Calm returns to East Timor's capital Thursday, Dili, a day after the worst violence there since peacekeepers arrived three years ago. The government plans an investigation into the causes behind the demonstrations.
Officials in East Timor's capital say police and United Nations peacekeepers are guarding key areas while some businesses and schools remain closed. United Nations official Colin Stewart described the situation. "They're maintaining a pretty visible presence in the city," he said. "They're spread around major installations and major intersections and that sort of thing. I wouldn't call it a heavy presence, but certainly a visible presence."
Witnesses say police opened fire on protesting students when they began throwing rocks at the police station Wednesday. Rioting then followed, with mobs of students setting fire to cars and a supermarket, then burning down the home of the country's prime minister.
The students were reportedly made angry when police arrested one of their leaders.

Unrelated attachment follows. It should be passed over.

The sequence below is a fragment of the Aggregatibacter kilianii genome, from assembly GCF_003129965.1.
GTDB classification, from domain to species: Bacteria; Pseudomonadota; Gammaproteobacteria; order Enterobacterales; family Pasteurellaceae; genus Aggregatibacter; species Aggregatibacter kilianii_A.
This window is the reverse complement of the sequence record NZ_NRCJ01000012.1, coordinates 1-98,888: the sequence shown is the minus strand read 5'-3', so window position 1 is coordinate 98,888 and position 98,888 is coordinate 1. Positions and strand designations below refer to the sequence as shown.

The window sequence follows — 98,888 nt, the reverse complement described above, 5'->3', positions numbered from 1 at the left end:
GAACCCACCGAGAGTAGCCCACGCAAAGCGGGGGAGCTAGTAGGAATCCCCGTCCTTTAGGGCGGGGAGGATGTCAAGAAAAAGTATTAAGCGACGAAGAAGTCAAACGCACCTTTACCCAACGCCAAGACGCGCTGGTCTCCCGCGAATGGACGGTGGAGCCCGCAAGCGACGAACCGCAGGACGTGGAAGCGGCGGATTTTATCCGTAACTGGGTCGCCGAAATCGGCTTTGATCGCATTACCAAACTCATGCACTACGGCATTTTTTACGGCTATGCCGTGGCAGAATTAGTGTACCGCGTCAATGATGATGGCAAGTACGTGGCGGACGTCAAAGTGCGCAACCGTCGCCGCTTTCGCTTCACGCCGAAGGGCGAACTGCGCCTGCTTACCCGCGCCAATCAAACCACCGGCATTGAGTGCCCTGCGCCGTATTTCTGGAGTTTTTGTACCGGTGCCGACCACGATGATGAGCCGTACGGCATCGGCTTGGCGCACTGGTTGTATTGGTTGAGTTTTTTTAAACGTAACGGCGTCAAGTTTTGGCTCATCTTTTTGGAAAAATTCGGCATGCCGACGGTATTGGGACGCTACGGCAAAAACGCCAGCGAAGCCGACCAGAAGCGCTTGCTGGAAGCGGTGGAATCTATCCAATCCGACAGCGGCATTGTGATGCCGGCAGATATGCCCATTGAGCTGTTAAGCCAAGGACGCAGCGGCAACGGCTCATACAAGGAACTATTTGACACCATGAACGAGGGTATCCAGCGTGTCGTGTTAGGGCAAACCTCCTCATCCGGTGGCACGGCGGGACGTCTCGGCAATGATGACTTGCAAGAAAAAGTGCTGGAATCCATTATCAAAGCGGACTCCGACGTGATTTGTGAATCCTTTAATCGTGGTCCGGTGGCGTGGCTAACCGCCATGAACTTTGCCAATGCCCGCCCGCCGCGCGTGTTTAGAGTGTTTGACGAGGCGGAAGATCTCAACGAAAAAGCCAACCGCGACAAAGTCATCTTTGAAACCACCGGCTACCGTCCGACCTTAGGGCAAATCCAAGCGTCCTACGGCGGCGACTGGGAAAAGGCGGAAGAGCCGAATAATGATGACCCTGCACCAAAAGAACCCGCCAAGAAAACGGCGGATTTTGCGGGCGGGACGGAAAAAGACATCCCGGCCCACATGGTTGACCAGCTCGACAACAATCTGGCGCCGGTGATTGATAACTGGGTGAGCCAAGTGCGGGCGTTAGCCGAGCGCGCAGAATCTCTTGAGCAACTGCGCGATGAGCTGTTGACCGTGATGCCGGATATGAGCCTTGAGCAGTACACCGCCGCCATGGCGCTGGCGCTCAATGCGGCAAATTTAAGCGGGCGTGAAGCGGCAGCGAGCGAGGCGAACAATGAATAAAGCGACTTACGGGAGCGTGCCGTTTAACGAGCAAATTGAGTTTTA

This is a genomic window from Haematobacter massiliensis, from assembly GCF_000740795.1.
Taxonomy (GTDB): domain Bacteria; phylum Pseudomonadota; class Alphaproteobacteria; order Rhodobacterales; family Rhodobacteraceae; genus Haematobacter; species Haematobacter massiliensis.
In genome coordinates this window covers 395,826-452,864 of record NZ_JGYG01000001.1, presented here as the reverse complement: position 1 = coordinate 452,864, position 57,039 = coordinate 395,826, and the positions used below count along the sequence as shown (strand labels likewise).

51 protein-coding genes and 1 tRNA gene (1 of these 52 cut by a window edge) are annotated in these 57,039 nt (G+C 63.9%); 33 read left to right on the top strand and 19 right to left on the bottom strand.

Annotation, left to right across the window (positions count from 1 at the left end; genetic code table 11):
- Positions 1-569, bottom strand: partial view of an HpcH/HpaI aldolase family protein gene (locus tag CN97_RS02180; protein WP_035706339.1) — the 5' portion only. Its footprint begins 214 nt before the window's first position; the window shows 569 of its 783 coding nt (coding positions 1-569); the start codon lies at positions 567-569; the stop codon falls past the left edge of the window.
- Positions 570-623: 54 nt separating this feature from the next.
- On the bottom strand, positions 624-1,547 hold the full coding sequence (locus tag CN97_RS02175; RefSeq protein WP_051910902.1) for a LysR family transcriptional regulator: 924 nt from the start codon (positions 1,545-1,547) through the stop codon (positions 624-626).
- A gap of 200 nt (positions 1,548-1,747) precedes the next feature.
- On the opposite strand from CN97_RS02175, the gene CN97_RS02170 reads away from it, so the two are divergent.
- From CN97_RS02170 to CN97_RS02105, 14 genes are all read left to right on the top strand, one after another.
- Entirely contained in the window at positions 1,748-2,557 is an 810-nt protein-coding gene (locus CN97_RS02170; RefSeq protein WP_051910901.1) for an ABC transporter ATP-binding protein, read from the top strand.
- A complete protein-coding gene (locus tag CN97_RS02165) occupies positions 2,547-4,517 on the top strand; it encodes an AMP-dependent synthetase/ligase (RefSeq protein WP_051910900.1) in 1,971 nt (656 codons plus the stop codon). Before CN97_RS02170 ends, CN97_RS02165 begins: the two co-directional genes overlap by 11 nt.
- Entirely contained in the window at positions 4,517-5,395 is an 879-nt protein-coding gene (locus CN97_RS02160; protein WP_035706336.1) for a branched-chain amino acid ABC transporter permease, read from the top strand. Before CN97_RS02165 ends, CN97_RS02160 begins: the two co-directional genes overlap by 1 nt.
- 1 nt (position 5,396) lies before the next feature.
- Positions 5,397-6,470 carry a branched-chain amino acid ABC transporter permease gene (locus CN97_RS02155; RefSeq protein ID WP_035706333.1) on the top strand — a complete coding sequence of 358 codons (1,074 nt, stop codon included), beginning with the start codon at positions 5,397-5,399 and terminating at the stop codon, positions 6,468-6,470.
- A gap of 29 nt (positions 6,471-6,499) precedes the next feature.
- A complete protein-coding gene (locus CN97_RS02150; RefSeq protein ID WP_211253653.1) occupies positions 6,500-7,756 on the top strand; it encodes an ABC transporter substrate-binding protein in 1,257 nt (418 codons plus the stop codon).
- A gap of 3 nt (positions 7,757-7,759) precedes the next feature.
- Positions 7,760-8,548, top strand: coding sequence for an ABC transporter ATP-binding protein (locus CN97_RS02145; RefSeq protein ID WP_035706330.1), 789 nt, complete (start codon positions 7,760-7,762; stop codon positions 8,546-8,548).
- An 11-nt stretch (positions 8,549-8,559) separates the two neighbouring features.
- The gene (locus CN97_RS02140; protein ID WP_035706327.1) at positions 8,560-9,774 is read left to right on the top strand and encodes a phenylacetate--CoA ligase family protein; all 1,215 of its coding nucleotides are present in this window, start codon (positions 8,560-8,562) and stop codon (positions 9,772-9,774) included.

In a statement released late Wednesday, East Timor's President Xanana Gusmao said the student was arrested for allegedly stabbing someone.
Officials are still investigating why the violence erupted to the extent it did. Mr. Stewart says it is possible that rivalry among different groups who want to become police officers provoked the riots. "There have been some tensions around issues to do with the East Timor police force and its recruitment," said Mr. Stewart. "Certain groups that feel they weren't adequately represented in the recruitment… And there seems to be a link between those groups of people and the way in which the student mob was manipulated to vent its anger towards the police."
East Timor became the world's newest nation when it achieved full statehood in May this year after 24 years of Indonesian rule.
There has been a United Nations presence in East Timor since 1999. A small U.N. mission now helps the country negotiate its first years as an independent nation.